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If you're into old-school platformers like Commander Keen and Dangerous Dave, then Monster Bash is going to be right up your alley. It's another of Apogee's takes on the genre, so it features their usual style and its quirky nature gives it a lot of personality to go with the fun platforming action. This one finds you in control of little Johnny, whose dog Tex has been kidnapped by the evil Count Chuck as part of his fiendish masterplan to take over the world by turning all the world's animals into minions for his army. It's your job to venture forth and rescue Tex and all the other pets before Chuck's plan comes to fruition. what follows is a fun, if slightly twisted, side scrolling platformer that sees you venturing through Ghouls'n Ghosts-style environments, facing off against various creatures of the night with just your trusty slingshot for company. On each level, you need to rescue all the pets before the exit opens up, while after three episodes, a boss battle awaits you. Complete that, and you move one step closer to Chuck. Monster Bash is a pretty typical Apogee game but as they were very good at what they did, that comes as a high recommendation. This isn't an easy game but it's rarely frustrating as it's simply so well done. The levels are cleverly designed, with a good variety of enemies and some deliciously dark humor to be found in the details. It's got some nice visuals and audio too, which give it a great sense of charm, so if you are looking for fun but challenging platformer, this is well worth a look.
A fun but derivative side scroller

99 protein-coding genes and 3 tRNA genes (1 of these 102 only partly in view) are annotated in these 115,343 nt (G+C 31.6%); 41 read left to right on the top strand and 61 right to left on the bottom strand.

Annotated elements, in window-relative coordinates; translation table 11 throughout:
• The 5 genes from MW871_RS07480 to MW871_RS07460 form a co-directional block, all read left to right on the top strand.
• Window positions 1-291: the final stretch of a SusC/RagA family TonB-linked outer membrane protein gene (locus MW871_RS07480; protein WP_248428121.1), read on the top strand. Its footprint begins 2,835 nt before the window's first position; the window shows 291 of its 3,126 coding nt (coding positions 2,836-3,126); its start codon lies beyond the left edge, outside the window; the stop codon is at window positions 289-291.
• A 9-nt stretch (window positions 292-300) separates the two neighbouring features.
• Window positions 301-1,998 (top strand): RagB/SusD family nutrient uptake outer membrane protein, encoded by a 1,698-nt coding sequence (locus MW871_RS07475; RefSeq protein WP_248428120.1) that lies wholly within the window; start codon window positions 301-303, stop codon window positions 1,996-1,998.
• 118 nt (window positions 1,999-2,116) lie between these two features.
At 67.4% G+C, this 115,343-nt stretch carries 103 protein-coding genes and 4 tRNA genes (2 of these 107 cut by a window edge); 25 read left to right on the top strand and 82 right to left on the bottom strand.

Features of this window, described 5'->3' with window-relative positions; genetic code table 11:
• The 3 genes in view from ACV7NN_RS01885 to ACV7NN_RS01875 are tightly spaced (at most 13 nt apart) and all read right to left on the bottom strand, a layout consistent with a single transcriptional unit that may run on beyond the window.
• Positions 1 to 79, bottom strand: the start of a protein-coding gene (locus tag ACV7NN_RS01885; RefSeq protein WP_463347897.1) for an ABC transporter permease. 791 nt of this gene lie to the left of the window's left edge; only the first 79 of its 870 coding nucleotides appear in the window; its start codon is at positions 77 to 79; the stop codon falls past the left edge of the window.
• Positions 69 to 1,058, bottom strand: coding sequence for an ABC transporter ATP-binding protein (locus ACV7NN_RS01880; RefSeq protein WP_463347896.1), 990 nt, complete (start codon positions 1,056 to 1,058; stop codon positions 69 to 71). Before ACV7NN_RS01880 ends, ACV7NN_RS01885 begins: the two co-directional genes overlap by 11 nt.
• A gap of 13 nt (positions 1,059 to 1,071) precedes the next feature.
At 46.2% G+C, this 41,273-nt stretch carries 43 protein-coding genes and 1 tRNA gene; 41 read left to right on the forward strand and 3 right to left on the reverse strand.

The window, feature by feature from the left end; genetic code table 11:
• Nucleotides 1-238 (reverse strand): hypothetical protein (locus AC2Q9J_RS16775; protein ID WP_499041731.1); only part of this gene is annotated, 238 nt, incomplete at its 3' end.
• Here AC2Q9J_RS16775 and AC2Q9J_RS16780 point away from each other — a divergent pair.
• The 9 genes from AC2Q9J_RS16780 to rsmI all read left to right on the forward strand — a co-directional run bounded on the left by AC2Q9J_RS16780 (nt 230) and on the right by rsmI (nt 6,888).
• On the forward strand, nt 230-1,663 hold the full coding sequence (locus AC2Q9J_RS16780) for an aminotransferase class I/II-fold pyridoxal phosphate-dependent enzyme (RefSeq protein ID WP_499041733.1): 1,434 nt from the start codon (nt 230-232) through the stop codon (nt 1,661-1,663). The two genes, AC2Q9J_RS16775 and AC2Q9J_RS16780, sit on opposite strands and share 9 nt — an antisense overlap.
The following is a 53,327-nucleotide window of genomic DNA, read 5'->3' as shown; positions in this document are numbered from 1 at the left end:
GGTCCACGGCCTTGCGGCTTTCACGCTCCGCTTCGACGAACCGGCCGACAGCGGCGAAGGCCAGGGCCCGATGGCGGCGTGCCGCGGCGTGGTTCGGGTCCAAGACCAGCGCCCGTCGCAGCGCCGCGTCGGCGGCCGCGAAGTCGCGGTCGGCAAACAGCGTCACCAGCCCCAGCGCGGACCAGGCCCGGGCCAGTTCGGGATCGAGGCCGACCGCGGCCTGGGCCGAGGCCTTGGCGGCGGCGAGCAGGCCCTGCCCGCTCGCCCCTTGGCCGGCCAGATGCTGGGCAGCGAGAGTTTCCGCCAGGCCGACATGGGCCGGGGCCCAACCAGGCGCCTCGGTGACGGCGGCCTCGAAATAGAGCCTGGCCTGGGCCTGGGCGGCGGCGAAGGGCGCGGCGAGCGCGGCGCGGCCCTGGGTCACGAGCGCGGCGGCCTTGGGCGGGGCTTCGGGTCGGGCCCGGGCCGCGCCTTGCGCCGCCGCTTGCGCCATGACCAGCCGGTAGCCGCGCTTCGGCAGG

The weirdest thing about this game is the protagonist, a relatively young little guy who has to make it out of a cemetery. How about that as your driving story, eh?! Quite creepy really, so no wonder that most players called this game Graveyard instead of the original title. Produced by Apogee in the era of freeware games, Monster Bash contains 3 episodes, the first one being free, the remaining ones requiring the purchase of a license. At any rate, the game, while ok, features many of the problems of early DOS games. The player character, Johnny Dash, moves a little too stiffly, there can be loads of enemies present at once on the screen that allow for no good strategy to avoid them, and also, the game does little to create more dynamic or more challenging situations other than raising the number of enemies or spawning them without offering you a chance to dodge or fight. In terms of overall difficulty the first chapter is relatively easy, though it has a few bottlenecking passages that will drive one crazy, but the later episodes are much harder from start to finish, and don't seem to follow any pattern of gradual difficulty increase. I do recommend the first episode to anyone passionate about DOS platformers but expect no great classic either.